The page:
Appellant was convicted of driving a motor vehicle under the influence of alcohol and improper driving.
1. Appellant contends the trial court erred by allowing appellant's in-custody statement in evidence which had not been furnished to him after a timely, written request for the statement was made pursuant to the provisions of OCGA 17-7-210
(a). Appellant contends that because he was not furnished a copy of the statement, OCGA 17-7-210
(d) prohibits its use in evidence.
When a police officer observed appellant driving his car erratically he stopped appellant and asked for his driver's license. The officer noticed a strong odor of alcohol and had appellant get out of the car, took him to the rear of appellant's car, and among other things, asked appellant to recite the alphabet. Appellant was then arrested. Appellant's attempted recitation of the alphabet is the "statement" appellant claims was erroneously admitted in evidence. We do not agree.
(a) provides that at least ten days prior to trial a defendant shall be entitled to have a copy of any statement made by him while in police custody. In Berkemer v. McCarty, 468 U. S. ---- (104 SC ----, 82 LE2d 317) (1984), the Supreme Court of the United States held that a motorist detained pursuant to a traffic stop is not taken into custody for the purpose of the Miranda warning. The court went on to hold that where a police officer asked the motorist a modest number of questions and requested him to perform a simple balancing test, and only a short period of time elapsed between the stop and his arrest, statements made by the motorist prior to his arrest are admissible against him. The court rejected the contention that the initial stop of respondent's car, by itself, rendered him in custody. Applying the holding in Berkemer to the facts in the instant case, it is clear that appellant was not in custody when he was asked to recite the alphabet. Since appellant was not in custody, there was no requirement under OCGA 17-7-210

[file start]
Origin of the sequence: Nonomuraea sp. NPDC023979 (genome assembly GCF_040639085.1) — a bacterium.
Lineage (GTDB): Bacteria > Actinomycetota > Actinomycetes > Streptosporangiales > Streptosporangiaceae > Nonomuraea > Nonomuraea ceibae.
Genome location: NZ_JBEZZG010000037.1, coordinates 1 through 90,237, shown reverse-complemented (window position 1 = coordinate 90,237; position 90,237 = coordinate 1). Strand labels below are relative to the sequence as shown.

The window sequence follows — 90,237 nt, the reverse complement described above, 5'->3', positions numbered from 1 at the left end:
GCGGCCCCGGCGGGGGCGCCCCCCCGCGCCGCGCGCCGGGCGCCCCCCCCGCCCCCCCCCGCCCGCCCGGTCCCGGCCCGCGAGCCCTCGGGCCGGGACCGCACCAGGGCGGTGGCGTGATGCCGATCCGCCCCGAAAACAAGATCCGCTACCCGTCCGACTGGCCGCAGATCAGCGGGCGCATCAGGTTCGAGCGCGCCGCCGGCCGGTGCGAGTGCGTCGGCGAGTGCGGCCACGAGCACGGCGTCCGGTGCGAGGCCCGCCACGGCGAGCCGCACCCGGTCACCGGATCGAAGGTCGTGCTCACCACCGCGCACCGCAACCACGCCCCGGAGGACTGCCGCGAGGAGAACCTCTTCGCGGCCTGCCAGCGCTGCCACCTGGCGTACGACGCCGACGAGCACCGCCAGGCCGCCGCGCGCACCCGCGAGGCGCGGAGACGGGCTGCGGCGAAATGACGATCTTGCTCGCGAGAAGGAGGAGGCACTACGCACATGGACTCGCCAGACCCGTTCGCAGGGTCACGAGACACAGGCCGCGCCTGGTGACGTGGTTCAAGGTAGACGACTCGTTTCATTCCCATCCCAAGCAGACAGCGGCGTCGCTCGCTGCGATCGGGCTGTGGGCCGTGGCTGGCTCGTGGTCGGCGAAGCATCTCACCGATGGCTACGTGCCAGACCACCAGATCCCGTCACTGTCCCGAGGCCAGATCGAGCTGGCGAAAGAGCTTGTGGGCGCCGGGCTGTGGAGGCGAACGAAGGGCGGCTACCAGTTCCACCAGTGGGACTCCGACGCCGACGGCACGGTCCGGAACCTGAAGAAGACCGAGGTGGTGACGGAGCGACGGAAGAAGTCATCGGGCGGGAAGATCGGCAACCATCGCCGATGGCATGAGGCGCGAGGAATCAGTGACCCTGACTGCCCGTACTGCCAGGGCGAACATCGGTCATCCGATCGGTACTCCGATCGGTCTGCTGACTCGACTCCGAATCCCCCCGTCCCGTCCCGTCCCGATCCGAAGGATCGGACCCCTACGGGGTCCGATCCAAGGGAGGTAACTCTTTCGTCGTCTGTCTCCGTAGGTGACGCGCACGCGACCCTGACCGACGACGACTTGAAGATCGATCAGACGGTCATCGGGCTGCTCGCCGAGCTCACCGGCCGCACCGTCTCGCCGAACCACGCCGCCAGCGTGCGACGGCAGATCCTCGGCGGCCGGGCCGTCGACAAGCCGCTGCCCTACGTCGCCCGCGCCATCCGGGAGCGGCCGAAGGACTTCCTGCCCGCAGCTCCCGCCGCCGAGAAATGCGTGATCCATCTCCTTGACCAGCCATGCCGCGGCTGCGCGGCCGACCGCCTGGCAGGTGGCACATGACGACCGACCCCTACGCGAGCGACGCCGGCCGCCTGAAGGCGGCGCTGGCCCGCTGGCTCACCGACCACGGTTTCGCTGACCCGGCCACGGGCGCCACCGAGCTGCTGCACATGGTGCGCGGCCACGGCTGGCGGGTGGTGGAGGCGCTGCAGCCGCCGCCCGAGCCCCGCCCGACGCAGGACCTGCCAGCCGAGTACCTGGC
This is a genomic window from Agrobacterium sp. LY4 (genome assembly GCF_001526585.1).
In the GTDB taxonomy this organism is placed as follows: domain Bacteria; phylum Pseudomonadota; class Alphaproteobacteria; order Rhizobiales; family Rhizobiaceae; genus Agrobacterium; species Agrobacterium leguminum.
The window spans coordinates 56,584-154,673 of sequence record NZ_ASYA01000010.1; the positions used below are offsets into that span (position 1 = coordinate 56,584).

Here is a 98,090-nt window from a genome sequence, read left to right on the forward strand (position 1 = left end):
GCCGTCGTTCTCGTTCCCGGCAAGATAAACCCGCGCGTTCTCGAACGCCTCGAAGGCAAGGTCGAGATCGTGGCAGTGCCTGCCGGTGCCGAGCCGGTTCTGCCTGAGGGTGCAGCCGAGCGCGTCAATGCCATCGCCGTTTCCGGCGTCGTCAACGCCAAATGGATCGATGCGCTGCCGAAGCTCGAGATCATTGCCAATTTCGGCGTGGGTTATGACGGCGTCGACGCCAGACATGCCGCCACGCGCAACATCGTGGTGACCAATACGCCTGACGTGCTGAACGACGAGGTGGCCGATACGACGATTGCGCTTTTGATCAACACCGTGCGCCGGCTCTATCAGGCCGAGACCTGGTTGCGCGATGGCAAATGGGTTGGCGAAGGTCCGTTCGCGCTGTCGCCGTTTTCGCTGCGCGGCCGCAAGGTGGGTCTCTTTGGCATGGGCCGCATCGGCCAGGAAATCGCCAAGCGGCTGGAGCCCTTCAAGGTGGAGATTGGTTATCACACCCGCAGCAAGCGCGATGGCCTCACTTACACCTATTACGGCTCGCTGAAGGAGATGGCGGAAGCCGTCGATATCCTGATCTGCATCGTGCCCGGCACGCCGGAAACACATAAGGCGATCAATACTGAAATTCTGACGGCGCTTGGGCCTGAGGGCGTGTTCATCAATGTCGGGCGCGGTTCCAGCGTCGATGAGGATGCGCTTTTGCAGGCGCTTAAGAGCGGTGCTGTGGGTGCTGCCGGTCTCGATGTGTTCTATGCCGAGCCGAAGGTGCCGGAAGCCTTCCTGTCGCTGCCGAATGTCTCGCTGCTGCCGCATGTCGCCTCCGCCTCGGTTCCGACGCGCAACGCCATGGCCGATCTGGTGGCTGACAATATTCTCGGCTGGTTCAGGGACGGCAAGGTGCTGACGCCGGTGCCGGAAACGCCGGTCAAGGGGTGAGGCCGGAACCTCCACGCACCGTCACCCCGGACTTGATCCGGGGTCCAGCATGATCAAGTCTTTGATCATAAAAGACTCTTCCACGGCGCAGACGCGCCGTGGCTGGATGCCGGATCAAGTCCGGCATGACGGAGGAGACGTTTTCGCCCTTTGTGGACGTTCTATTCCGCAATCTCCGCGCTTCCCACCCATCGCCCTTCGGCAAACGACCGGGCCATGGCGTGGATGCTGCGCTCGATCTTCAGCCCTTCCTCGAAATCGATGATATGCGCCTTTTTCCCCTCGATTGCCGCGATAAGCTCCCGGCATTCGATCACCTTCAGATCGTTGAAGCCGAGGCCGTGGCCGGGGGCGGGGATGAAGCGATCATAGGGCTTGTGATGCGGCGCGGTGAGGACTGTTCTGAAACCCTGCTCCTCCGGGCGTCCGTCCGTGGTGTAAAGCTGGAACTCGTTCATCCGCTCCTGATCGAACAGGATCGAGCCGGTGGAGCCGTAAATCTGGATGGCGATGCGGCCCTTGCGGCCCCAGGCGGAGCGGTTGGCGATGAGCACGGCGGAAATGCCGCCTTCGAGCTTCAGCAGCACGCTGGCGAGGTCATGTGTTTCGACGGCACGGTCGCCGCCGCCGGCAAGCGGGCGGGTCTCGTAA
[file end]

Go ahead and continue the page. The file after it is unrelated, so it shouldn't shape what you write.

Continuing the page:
that prior to trial the state furnish appellant a written summary of his attempted recitation of the alphabet.
2. Appellant contends the trial court improperly curtailed his right of cross-examination by not allowing him to question a police officer about notes used to refresh his memory.
The question objected to by the state did not relate to information in the officer's notes, but to conjecture by the officer as to what he might have done under different circumstances.
Although the right to a thorough and sifting cross-examination may not be abridged, that right is not unlimited. Anderson v. State, 165 Ga. App. 885
, 887 (5) (303 SE2d 57
) (1983). The scope of cross-examination is within the discretion of the trial judge, to control that right within reasonable grounds, and his discretion will not be controlled by a reviewing court unless it is abused. Miller v. State, 155 Ga. App. 587 (3) (271 SE2d 719) (1980)
. Since the question related to speculative matters not relevant to any issue in the case, we find no abuse of discretion.
3. Appellant contends it was error to charge the jury that "a witness, in a driving under the influence case, states a fact rather than an opinion when he testifies that a defendant was under the influence of intoxicants." Even assuming, as contended by appellant, that New v. State, 171 Ga. App. 392
, 393 (5) (319 SE2d 542
) (1984), disapproved such a charge, appellant made no objection to the charge at trial, and it is well settled that this court will not consider matters raised for the first time on appeal. Scott v. State, 243 Ga. 233